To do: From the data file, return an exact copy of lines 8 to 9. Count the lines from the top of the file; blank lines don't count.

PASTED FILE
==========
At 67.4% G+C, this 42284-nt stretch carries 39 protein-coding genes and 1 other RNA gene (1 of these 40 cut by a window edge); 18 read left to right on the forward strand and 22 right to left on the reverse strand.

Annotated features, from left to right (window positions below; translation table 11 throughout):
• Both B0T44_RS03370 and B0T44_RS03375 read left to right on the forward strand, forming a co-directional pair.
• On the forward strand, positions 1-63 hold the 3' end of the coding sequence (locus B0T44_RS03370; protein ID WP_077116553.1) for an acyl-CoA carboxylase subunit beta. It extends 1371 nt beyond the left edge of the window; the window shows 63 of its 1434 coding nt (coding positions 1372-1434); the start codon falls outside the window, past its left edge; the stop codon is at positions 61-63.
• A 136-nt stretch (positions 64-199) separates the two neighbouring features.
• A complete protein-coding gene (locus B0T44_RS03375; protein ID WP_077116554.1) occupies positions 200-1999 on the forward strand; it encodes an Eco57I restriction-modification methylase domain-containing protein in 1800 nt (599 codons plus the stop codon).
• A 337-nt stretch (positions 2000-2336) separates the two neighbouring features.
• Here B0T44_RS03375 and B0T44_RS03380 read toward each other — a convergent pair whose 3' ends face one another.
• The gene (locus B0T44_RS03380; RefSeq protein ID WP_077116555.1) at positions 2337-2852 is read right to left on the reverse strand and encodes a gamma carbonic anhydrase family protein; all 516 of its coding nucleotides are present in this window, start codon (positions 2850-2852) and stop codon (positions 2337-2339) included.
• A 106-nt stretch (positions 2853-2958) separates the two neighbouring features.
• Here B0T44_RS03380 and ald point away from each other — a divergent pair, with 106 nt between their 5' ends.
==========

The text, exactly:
• Here B0T44_RS03375 and B0T44_RS03380 read toward each other — a convergent pair whose 3' ends face one another.
• The gene (locus B0T44_RS03380; RefSeq protein ID WP_077116555.1) at positions 2337-2852 is read right to left on the reverse strand and encodes a gamma carbonic anhydrase family protein; all 516 of its coding nucleotides are present in this window, start codon (positions 2850-2852) and stop codon (positions 2337-2339) included.